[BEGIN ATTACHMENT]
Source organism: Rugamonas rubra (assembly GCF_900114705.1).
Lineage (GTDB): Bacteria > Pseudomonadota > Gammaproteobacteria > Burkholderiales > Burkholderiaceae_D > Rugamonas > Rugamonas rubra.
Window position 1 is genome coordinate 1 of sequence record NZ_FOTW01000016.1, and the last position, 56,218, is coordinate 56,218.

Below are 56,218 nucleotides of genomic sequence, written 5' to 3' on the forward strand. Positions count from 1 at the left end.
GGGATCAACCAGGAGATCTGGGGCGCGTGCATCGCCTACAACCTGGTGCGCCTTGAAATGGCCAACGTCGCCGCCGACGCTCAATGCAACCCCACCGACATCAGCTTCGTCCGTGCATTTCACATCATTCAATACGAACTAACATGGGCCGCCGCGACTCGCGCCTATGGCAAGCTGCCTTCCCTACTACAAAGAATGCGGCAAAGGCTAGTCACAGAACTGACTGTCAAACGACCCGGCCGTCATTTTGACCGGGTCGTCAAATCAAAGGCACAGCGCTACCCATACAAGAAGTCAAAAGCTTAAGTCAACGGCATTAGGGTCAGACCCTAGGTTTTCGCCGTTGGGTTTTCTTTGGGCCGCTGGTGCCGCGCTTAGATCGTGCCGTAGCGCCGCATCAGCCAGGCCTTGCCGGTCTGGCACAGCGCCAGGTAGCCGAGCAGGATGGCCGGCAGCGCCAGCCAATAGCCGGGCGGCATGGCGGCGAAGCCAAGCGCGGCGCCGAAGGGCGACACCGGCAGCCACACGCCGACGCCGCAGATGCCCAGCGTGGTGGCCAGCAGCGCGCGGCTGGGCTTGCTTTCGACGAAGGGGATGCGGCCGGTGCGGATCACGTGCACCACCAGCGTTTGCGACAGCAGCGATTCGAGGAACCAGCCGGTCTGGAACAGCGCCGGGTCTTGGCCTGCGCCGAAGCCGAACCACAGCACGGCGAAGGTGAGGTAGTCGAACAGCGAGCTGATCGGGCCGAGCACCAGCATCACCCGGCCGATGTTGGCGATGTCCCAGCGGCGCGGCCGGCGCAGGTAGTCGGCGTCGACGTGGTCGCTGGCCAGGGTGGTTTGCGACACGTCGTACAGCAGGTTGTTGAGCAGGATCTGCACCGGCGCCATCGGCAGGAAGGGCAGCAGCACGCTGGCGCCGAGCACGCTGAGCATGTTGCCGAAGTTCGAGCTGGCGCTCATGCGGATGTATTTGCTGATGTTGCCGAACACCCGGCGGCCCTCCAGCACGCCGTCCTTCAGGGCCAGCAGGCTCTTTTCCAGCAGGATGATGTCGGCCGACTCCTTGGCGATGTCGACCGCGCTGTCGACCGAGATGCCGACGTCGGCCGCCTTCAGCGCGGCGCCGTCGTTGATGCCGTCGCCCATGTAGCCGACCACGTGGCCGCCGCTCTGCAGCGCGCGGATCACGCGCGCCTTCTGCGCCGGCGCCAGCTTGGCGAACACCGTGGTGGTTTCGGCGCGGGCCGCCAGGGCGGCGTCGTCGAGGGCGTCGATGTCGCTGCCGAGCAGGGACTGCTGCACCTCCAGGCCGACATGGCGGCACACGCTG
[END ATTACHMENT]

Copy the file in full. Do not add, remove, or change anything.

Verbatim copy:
Source organism: Rugamonas rubra (assembly GCF_900114705.1).
Lineage (GTDB): Bacteria > Pseudomonadota > Gammaproteobacteria > Burkholderiales > Burkholderiaceae_D > Rugamonas > Rugamonas rubra.
Window position 1 is genome coordinate 1 of sequence record NZ_FOTW01000016.1, and the last position, 56,218, is coordinate 56,218.

Below are 56,218 nucleotides of genomic sequence, written 5' to 3' on the forward strand. Positions count from 1 at the left end.
GGGATCAACCAGGAGATCTGGGGCGCGTGCATCGCCTACAACCTGGTGCGCCTTGAAATGGCCAACGTCGCCGCCGACGCTCAATGCAACCCCACCGACATCAGCTTCGTCCGTGCATTTCACATCATTCAATACGAACTAACATGGGCCGCCGCGACTCGCGCCTATGGCAAGCTGCCTTCCCTACTACAAAGAATGCGGCAAAGGCTAGTCACAGAACTGACTGTCAAACGACCCGGCCGTCATTTTGACCGGGTCGTCAAATCAAAGGCACAGCGCTACCCATACAAGAAGTCAAAAGCTTAAGTCAACGGCATTAGGGTCAGACCCTAGGTTTTCGCCGTTGGGTTTTCTTTGGGCCGCTGGTGCCGCGCTTAGATCGTGCCGTAGCGCCGCATCAGCCAGGCCTTGCCGGTCTGGCACAGCGCCAGGTAGCCGAGCAGGATGGCCGGCAGCGCCAGCCAATAGCCGGGCGGCATGGCGGCGAAGCCAAGCGCGGCGCCGAAGGGCGACACCGGCAGCCACACGCCGACGCCGCAGATGCCCAGCGTGGTGGCCAGCAGCGCGCGGCTGGGCTTGCTTTCGACGAAGGGGATGCGGCCGGTGCGGATCACGTGCACCACCAGCGTTTGCGACAGCAGCGATTCGAGGAACCAGCCGGTCTGGAACAGCGCCGGGTCTTGGCCTGCGCCGAAGCCGAACCACAGCACGGCGAAGGTGAGGTAGTCGAACAGCGAGCTGATCGGGCCGAGCACCAGCATCACCCGGCCGATGTTGGCGATGTCCCAGCGGCGCGGCCGGCGCAGGTAGTCGGCGTCGACGTGGTCGCTGGCCAGGGTGGTTTGCGACACGTCGTACAGCAGGTTGTTGAGCAGGATCTGCACCGGCGCCATCGGCAGGAAGGGCAGCAGCACGCTGGCGCCGAGCACGCTGAGCATGTTGCCGAAGTTCGAGCTGGCGCTCATGCGGATGTATTTGCTGATGTTGCCGAACACCCGGCGGCCCTCCAGCACGCCGTCCTTCAGGGCCAGCAGGCTCTTTTCCAGCAGGATGATGTCGGCCGACTCCTTGGCGATGTCGACCGCGCTGTCGACCGAGATGCCGACGTCGGCCGCCTTCAGCGCGGCGCCGTCGTTGATGCCGTCGCCCATGTAGCCGACCACGTGGCCGCCGCTCTGCAGCGCGCGGATCACGCGCGCCTTCTGCGCCGGCGCCAGCTTGGCGAACACCGTGGTGGTTTCGGCGCGGGCCGCCAGGGCGGCGTCGTCGAGGGCGTCGATGTCGCTGCCGAGCAGGGACTGCTGCACCTCCAGGCCGACATGGCGGCACACGCTG